Nanotube attached to a
So-called "peel tests" are used extensively in manufacturing. Knowing how much force is needed to pull a material off of another material is essential for manufacturing, but no tests exist for nanoscale structures, said Arvind Raman, an associate professor of mechanical engineering at Purdue.
Researchers are trying to learn about the physics behind the "stiction," or how the tiny structures stick to other materials, to manufacture everything from nanoelectronics to composite materials, "nanotweezers" to medical devices using nanotubes, nanowires and biopolymers such as DNA and proteins, he said.
Flexible carbon nanotubes stick to surfaces differently than larger structures because of attractive forces between individual atoms called van der Waals forces. "Operating in a nanoscale environment is sort of like having flypaper everywhere because of the attraction of van der Waals forces," Raman said. "These forces are very relevant on this size scale because a nanometer is about 10 atoms wide."
The energy it takes to peel a nanotube from a surface was measured in "nanonewtons," perhaps a billion times less energy than that required to lift a cup of coffee. That peeling energy is proportional to the nanotube's "interfacial energy," which is one measure of how sticky something is, Strus said. "This whole idea of measuring the stickiness of something is a standard material test in industry," he said. "There are certain tests that you need to have for measuring strength, toughness and adhesion."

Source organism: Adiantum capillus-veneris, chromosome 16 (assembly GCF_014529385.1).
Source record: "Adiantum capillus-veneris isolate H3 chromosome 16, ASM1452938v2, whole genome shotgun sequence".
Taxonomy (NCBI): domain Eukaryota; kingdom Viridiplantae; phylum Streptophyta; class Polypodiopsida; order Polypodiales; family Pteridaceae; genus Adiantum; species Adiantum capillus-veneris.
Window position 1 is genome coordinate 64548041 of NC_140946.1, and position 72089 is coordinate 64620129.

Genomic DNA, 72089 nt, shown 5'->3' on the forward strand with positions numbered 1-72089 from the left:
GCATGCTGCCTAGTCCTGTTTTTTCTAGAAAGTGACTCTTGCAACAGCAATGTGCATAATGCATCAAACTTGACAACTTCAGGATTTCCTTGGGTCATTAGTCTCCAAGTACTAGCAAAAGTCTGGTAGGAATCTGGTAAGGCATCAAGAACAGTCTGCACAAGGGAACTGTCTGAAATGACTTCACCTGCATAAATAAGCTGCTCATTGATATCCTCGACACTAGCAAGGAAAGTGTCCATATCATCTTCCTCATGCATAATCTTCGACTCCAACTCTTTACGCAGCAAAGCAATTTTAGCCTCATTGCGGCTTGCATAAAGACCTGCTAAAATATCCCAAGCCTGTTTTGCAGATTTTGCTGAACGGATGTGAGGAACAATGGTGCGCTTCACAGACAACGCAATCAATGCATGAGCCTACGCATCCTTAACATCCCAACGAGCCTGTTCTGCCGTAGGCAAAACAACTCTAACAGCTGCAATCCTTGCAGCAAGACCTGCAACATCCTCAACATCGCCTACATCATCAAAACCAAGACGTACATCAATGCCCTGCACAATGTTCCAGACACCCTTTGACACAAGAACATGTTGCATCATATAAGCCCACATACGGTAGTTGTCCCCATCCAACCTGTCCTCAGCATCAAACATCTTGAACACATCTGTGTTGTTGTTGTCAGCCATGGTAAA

Nanotubes offer promise to produce a new class of composite materials that are stronger than conventional composites for use in aircraft and vehicles. "This is a big area of research primarily because the strength of nanotubes can be much greater than that of carbon nanofibers," Raman said.
However, properly integrating high-strength nanotubes into polymers for composite materials requires a knowledge of how the nanotubes stick to polymers and to each other.
"One of the big areas in composites, in general, and nanocomposites, in particular, is how to coat a fiber with a material that makes it stick better to the matrix," Raman said. "So it's really important to know how to judge which coatings work best for specific types of fibers. For larger fibers, industry knows which coatings work best, but such knowledge is scarce for nanoscale fibers. It's all about how to make nanotubes 'sticky' to the surrounding matrix."
Nanotubes also must be dispersed uniformly in a solution before being mixed with the polymer to make composite materials, but the tiny rods tend to clump together. Learning precisely how the tubes adhere to each other could lead to a method for dispersing them.
COMPAMED.de; Source: Purdue University